• The second example is adding description of individual URLs to finding aids. This style of description is pretty standard across manuscript collecting units and was implemented broadly by our technical services team in 2013-14. Typically, these URLs were selected for archiving because we already had a collection for the person or organization. When adding individual archived websites to finding aids, we link to the Archive-It “calendar page” that shows each of the dates we archived the URL. The description also provides the URL, the first crawl date by month and year, and a brief description of the live website.
  • This approach works well. One way I’d like to iterate on this approach is to figure out how best to represent the incomplete nature of archived websites in the finding aid. The description of the site describes the live website features and content, but the archived version may be different based on how often we archive it or it may have elements missing due to technical limitations of web crawlers.
  • Example:

Group of related URLs description

  • A third way we’ve represented archived websites is by creator groups and this is a slightly newer approach for us. Instead of listing individual websites on this finding aid, we added one link to the group of URLs created by the student organization. We could have done item level and that might allow for better description of the URLs given that each is quite different (e.g. a Facebook event page vs. Email newsletter vs. a website). But linking to a group of URLs does fit more closely to traditional archival description practices that focus on aggregate rather than items. We’ll have to continue to think about how to handle the donation or selection of several websites by one creator in our descriptions.
  • Example:

Intersection of legacy media and websites

  • The last example is really different from our other archived websites. Last year I worked on a project with a colleague to deal with website directories given to UA on optical media (I wrote about it on the blog here). These sites are no longer live on the web. We essentially re-hosted the website, gave it an artificial URL, and crawled it with Archive-It.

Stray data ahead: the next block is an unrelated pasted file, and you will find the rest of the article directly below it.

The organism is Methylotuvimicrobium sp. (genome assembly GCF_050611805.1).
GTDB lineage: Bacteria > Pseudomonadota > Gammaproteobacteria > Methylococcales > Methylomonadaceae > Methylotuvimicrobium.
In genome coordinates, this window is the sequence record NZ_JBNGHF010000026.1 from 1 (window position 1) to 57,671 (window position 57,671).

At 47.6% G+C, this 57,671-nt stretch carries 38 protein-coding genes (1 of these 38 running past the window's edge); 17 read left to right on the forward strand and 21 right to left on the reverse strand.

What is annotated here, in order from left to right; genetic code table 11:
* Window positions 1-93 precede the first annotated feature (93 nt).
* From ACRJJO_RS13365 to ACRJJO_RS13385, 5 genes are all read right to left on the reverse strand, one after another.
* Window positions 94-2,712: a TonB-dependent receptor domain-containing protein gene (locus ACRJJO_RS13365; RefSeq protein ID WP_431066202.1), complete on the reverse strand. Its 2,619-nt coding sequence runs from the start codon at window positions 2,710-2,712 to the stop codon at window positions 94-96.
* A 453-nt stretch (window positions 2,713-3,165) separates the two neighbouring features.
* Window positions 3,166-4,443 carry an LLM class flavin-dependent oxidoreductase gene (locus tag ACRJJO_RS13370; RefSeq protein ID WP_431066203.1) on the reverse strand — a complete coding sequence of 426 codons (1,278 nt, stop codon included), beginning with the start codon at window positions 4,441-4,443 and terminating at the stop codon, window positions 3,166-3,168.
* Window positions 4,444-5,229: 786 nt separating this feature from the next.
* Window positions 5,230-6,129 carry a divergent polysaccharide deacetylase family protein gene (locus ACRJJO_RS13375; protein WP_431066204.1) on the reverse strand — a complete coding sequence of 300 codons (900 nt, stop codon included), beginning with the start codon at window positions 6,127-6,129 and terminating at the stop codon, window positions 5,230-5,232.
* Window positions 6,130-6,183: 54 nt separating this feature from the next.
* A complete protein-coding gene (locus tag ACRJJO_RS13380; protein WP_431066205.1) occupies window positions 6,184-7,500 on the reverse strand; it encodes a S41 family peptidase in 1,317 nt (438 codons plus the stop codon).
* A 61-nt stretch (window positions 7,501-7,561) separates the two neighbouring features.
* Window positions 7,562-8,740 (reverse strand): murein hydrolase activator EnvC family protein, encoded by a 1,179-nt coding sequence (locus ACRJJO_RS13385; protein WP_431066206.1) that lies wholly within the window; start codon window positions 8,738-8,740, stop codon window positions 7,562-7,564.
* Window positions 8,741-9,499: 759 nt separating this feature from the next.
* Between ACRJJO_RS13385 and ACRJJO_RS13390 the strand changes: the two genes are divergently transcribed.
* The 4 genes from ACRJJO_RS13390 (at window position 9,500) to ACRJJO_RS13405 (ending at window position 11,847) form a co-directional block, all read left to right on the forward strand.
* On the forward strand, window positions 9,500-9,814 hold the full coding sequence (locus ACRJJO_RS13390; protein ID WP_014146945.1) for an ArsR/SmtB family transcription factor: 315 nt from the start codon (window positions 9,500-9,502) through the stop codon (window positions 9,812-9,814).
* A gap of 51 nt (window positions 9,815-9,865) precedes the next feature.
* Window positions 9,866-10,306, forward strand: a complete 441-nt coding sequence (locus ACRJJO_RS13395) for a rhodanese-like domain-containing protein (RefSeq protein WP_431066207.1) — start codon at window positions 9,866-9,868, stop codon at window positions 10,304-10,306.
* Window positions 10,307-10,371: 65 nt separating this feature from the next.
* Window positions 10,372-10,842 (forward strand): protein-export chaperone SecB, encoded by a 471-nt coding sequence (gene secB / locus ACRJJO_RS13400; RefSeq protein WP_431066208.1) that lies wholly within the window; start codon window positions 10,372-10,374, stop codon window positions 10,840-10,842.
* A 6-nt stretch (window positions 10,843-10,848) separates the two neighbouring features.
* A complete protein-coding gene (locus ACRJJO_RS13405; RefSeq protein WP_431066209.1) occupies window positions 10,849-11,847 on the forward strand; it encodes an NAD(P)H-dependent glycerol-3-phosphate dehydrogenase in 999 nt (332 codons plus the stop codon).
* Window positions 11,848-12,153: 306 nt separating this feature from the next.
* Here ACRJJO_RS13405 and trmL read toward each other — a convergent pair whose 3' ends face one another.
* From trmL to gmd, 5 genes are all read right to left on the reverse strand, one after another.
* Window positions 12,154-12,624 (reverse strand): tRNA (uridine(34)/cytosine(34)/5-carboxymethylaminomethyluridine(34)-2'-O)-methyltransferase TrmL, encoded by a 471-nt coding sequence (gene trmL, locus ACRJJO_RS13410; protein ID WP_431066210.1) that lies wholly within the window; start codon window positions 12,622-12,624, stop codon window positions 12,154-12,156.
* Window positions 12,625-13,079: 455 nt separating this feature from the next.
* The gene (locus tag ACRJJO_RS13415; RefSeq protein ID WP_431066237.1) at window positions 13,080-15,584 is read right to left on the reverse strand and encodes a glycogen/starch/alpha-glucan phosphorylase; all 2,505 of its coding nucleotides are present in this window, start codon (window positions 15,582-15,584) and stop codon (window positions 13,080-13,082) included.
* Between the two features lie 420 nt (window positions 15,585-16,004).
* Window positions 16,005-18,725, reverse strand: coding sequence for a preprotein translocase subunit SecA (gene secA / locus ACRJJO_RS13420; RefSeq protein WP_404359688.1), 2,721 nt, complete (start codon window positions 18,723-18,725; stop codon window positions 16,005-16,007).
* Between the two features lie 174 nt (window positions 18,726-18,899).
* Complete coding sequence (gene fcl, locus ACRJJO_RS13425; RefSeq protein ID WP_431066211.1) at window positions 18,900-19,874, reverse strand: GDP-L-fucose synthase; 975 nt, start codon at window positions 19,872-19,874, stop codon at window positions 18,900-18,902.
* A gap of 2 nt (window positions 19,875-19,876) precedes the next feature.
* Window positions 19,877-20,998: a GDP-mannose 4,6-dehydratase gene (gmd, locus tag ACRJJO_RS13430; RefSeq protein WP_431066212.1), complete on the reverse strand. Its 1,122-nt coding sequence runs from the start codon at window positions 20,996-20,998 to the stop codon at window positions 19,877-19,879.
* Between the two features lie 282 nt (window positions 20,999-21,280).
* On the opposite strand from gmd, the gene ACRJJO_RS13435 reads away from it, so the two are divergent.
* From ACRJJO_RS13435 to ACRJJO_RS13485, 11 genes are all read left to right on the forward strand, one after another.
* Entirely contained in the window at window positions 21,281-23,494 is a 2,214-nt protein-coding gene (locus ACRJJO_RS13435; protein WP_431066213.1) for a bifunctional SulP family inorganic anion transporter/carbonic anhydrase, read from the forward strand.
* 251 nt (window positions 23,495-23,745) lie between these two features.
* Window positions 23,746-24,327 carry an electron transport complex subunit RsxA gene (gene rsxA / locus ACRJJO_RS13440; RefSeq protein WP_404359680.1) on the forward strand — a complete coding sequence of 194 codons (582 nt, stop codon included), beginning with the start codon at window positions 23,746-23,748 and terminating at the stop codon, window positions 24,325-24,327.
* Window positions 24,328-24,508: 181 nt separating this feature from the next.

• One of the questions we had was how to best describe these websites. In order to re-host and archive the sites with Archive-It we had to use an artificial URL and the crawl date is very different from the creation/use of the site. Additionally, the directory of files from the DVD had already been ingested to the repository a couple years ago. We needed to make some connections between these factors.
  • We decided to keep a link to the repository, note the DVD identification number, link to Archive-It, and explain a bit about the process to re-host the site.

Next Steps

Our staff last talked about this work in 2013-14 when we first started using Archive-It, so our best next step is to revisit this topic as a group and figure out how we can iterate on our current approaches to meet the unique description challenges posed by archived websites. I had the pleasure of participating in the OCLC Web Archives Description working group in 2016-17 and the guidelines produced by the group will be a helpful resource in this discussion. Documentation of our practices for describing websites will be an important addition to our existing documentation for description of born-digital materials in archival finding aids. I’d also like to use more metadata in the Archive-It access interface. The OCLC WAM guidelines can help with that as well.

You can use and explore our archived website collections online through our Archive-It access portal.